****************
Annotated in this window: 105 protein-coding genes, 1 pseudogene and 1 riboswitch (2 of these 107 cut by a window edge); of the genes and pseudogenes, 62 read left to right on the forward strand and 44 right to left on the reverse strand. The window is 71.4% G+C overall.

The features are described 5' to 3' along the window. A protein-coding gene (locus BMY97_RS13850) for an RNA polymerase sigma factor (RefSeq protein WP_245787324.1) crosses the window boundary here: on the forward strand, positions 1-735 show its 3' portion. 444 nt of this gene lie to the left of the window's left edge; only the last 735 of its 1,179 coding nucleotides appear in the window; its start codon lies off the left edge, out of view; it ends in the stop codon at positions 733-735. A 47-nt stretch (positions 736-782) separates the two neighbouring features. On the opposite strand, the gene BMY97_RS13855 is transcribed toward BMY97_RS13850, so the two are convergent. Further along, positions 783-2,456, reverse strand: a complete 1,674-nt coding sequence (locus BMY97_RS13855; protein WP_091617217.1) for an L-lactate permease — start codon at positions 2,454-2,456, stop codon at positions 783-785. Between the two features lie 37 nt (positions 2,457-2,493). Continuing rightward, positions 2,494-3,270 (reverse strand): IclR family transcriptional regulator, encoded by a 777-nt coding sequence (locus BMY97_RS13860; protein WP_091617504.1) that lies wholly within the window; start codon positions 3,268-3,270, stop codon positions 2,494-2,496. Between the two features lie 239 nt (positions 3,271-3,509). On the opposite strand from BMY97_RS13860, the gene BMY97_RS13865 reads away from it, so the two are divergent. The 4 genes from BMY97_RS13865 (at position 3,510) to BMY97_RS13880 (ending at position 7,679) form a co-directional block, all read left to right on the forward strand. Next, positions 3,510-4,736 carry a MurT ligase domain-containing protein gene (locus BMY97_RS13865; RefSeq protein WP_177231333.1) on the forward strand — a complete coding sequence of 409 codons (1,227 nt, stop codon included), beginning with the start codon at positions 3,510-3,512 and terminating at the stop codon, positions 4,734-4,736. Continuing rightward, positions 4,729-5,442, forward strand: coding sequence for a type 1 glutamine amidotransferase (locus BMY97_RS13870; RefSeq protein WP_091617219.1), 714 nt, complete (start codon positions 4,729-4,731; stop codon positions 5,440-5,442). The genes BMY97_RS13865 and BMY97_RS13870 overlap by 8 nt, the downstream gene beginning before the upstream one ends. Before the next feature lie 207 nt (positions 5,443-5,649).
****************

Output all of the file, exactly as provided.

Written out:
Annotated in this window: 105 protein-coding genes, 1 pseudogene and 1 riboswitch (2 of these 107 cut by a window edge); of the genes and pseudogenes, 62 read left to right on the forward strand and 44 right to left on the reverse strand. The window is 71.4% G+C overall.

The features are described 5' to 3' along the window. A protein-coding gene (locus BMY97_RS13850) for an RNA polymerase sigma factor (RefSeq protein WP_245787324.1) crosses the window boundary here: on the forward strand, positions 1-735 show its 3' portion. 444 nt of this gene lie to the left of the window's left edge; only the last 735 of its 1,179 coding nucleotides appear in the window; its start codon lies off the left edge, out of view; it ends in the stop codon at positions 733-735. A 47-nt stretch (positions 736-782) separates the two neighbouring features. On the opposite strand, the gene BMY97_RS13855 is transcribed toward BMY97_RS13850, so the two are convergent. Further along, positions 783-2,456, reverse strand: a complete 1,674-nt coding sequence (locus BMY97_RS13855; protein WP_091617217.1) for an L-lactate permease — start codon at positions 2,454-2,456, stop codon at positions 783-785. Between the two features lie 37 nt (positions 2,457-2,493). Continuing rightward, positions 2,494-3,270 (reverse strand): IclR family transcriptional regulator, encoded by a 777-nt coding sequence (locus BMY97_RS13860; protein WP_091617504.1) that lies wholly within the window; start codon positions 3,268-3,270, stop codon positions 2,494-2,496. Between the two features lie 239 nt (positions 3,271-3,509). On the opposite strand from BMY97_RS13860, the gene BMY97_RS13865 reads away from it, so the two are divergent. The 4 genes from BMY97_RS13865 (at position 3,510) to BMY97_RS13880 (ending at position 7,679) form a co-directional block, all read left to right on the forward strand. Next, positions 3,510-4,736 carry a MurT ligase domain-containing protein gene (locus BMY97_RS13865; RefSeq protein WP_177231333.1) on the forward strand — a complete coding sequence of 409 codons (1,227 nt, stop codon included), beginning with the start codon at positions 3,510-3,512 and terminating at the stop codon, positions 4,734-4,736. Continuing rightward, positions 4,729-5,442, forward strand: coding sequence for a type 1 glutamine amidotransferase (locus BMY97_RS13870; RefSeq protein WP_091617219.1), 714 nt, complete (start codon positions 4,729-4,731; stop codon positions 5,440-5,442). The genes BMY97_RS13865 and BMY97_RS13870 overlap by 8 nt, the downstream gene beginning before the upstream one ends. Before the next feature lie 207 nt (positions 5,443-5,649).